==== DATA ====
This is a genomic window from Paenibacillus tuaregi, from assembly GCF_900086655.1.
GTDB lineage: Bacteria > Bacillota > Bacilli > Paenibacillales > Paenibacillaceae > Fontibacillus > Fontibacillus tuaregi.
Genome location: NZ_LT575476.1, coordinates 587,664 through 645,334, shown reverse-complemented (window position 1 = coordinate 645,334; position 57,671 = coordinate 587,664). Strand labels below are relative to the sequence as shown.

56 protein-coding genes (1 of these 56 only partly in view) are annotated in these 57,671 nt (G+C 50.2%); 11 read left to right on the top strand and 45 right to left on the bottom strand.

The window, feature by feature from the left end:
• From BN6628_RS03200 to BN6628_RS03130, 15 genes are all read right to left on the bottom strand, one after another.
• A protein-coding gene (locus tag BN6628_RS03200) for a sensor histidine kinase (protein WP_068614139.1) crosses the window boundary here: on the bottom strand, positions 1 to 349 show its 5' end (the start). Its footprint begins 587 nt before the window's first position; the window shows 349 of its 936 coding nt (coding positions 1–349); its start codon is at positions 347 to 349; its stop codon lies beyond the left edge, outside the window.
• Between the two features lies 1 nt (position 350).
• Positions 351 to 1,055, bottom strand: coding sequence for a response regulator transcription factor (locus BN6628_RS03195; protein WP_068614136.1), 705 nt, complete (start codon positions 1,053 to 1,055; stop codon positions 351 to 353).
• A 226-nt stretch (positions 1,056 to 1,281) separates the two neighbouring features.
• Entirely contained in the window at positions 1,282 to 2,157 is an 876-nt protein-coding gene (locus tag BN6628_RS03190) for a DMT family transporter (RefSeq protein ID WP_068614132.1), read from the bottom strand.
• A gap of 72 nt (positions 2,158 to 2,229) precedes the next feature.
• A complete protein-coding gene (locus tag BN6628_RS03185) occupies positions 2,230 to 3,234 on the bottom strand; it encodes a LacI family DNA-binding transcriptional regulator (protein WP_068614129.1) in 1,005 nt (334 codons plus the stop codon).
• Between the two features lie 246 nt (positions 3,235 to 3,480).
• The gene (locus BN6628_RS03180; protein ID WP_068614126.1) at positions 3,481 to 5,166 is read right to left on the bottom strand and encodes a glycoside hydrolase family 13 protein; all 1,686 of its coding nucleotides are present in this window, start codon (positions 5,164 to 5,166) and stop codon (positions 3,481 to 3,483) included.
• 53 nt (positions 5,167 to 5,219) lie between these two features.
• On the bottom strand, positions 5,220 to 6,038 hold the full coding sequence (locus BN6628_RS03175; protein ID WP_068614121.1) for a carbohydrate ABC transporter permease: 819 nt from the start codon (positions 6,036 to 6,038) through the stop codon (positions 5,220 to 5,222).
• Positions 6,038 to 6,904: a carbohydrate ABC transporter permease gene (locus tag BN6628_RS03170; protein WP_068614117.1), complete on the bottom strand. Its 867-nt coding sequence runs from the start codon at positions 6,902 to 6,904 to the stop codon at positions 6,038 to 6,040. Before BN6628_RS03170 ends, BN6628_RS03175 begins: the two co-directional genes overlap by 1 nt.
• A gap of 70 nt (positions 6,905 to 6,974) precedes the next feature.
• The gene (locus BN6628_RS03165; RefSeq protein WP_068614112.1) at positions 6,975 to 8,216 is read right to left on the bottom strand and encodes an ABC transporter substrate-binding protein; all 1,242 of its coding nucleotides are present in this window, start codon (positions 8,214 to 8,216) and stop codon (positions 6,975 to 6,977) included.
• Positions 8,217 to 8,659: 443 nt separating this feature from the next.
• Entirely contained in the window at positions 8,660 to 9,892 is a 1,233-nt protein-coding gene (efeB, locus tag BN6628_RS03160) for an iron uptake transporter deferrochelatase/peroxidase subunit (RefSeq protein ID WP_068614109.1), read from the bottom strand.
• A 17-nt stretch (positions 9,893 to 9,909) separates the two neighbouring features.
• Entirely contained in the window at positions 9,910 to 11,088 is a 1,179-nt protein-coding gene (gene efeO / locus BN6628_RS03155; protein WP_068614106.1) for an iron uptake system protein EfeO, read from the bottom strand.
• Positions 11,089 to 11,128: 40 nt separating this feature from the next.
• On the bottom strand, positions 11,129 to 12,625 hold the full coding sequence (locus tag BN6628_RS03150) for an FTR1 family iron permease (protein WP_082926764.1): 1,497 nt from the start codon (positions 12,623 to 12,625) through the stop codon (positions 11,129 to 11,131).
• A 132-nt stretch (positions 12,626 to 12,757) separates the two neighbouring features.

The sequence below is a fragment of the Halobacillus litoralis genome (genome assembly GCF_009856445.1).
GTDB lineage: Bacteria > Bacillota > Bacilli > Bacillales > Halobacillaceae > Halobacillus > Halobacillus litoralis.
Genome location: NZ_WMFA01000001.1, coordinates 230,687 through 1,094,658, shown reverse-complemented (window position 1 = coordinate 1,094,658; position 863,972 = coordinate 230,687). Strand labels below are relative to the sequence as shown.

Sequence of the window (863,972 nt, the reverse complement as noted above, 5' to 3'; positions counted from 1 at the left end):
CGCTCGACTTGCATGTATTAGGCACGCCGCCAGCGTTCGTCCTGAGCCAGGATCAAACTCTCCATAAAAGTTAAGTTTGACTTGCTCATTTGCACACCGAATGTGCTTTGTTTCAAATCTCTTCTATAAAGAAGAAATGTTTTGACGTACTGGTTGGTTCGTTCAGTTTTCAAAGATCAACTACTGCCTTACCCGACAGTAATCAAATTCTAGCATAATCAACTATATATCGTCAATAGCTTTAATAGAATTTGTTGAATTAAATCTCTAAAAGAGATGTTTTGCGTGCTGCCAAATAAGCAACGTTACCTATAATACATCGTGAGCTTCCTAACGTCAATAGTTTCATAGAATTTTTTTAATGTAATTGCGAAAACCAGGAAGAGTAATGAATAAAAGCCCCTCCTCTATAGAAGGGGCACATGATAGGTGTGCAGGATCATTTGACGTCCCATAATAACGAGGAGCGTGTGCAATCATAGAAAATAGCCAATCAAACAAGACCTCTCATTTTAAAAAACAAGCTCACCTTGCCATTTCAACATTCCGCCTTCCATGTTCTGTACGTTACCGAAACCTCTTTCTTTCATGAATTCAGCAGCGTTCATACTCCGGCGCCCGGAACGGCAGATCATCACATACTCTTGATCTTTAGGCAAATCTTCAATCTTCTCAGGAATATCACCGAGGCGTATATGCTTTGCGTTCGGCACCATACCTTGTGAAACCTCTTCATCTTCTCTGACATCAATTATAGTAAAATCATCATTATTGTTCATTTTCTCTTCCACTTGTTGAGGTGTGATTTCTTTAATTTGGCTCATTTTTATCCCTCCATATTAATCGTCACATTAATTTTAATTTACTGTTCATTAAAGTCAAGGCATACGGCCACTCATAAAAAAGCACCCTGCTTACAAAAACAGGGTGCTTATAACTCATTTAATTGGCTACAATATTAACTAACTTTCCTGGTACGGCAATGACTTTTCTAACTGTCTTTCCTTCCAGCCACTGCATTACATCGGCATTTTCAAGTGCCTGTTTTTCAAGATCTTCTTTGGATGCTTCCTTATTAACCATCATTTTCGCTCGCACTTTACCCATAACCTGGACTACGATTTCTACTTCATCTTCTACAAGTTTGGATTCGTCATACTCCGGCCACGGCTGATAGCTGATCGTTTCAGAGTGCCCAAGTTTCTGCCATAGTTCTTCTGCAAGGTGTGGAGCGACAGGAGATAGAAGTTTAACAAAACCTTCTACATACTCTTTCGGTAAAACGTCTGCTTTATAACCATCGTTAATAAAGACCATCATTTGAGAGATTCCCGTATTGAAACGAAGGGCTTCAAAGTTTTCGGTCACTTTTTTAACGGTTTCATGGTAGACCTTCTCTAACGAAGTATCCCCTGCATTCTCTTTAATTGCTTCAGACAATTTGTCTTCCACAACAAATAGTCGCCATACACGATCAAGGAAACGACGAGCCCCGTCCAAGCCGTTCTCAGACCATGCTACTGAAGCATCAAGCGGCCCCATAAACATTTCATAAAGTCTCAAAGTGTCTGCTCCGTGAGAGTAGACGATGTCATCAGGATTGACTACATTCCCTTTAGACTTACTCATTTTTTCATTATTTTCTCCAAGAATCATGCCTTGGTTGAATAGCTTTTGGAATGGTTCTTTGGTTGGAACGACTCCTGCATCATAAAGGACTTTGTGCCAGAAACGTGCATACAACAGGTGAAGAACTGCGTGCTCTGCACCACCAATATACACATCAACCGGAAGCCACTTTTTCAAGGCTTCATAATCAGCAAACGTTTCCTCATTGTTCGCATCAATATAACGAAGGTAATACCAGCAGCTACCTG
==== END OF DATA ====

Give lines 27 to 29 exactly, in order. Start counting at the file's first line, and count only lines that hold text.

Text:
• A 132-nt stretch (positions 12,626 to 12,757) separates the two neighbouring features.

The sequence below is a fragment of the Halobacillus litoralis genome (genome assembly GCF_009856445.1).
GTDB lineage: Bacteria > Bacillota > Bacilli > Bacillales > Halobacillaceae > Halobacillus > Halobacillus litoralis.